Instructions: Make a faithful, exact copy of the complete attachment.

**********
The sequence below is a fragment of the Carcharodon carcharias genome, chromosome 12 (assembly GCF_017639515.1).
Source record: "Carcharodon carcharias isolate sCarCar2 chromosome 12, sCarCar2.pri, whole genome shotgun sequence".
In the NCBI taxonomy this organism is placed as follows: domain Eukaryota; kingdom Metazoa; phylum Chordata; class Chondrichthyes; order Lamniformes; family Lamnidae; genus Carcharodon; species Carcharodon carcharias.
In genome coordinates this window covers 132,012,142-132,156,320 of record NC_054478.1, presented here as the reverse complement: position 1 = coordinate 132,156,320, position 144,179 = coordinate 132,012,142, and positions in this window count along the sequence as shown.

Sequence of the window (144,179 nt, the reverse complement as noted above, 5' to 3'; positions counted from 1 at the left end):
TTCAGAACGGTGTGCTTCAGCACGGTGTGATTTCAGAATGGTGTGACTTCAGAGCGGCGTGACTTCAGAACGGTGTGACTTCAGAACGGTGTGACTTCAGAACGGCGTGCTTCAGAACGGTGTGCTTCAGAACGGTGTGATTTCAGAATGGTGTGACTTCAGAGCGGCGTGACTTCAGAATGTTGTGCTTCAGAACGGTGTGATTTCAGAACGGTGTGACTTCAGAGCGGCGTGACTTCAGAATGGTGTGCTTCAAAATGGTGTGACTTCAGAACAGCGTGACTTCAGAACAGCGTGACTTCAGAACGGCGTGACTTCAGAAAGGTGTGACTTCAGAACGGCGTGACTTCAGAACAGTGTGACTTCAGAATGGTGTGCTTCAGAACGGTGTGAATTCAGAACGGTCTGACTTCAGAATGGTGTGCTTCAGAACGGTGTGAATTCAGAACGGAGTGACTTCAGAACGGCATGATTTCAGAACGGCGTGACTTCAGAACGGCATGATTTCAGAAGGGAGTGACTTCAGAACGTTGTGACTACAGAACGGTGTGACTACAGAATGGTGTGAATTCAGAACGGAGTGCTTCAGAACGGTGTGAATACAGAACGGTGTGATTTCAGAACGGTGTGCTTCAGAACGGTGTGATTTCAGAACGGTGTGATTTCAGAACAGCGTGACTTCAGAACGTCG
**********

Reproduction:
The sequence below is a fragment of the Carcharodon carcharias genome, chromosome 12 (assembly GCF_017639515.1).
Source record: "Carcharodon carcharias isolate sCarCar2 chromosome 12, sCarCar2.pri, whole genome shotgun sequence".
In the NCBI taxonomy this organism is placed as follows: domain Eukaryota; kingdom Metazoa; phylum Chordata; class Chondrichthyes; order Lamniformes; family Lamnidae; genus Carcharodon; species Carcharodon carcharias.
In genome coordinates this window covers 132,012,142-132,156,320 of record NC_054478.1, presented here as the reverse complement: position 1 = coordinate 132,156,320, position 144,179 = coordinate 132,012,142, and positions in this window count along the sequence as shown.

Sequence of the window (144,179 nt, the reverse complement as noted above, 5' to 3'; positions counted from 1 at the left end):
TTCAGAACGGTGTGCTTCAGCACGGTGTGATTTCAGAATGGTGTGACTTCAGAGCGGCGTGACTTCAGAACGGTGTGACTTCAGAACGGTGTGACTTCAGAACGGCGTGCTTCAGAACGGTGTGCTTCAGAACGGTGTGATTTCAGAATGGTGTGACTTCAGAGCGGCGTGACTTCAGAATGTTGTGCTTCAGAACGGTGTGATTTCAGAACGGTGTGACTTCAGAGCGGCGTGACTTCAGAATGGTGTGCTTCAAAATGGTGTGACTTCAGAACAGCGTGACTTCAGAACAGCGTGACTTCAGAACGGCGTGACTTCAGAAAGGTGTGACTTCAGAACGGCGTGACTTCAGAACAGTGTGACTTCAGAATGGTGTGCTTCAGAACGGTGTGAATTCAGAACGGTCTGACTTCAGAATGGTGTGCTTCAGAACGGTGTGAATTCAGAACGGAGTGACTTCAGAACGGCATGATTTCAGAACGGCGTGACTTCAGAACGGCATGATTTCAGAAGGGAGTGACTTCAGAACGTTGTGACTACAGAACGGTGTGACTACAGAATGGTGTGAATTCAGAACGGAGTGCTTCAGAACGGTGTGAATACAGAACGGTGTGATTTCAGAACGGTGTGCTTCAGAACGGTGTGATTTCAGAACGGTGTGATTTCAGAACAGCGTGACTTCAGAACGTCG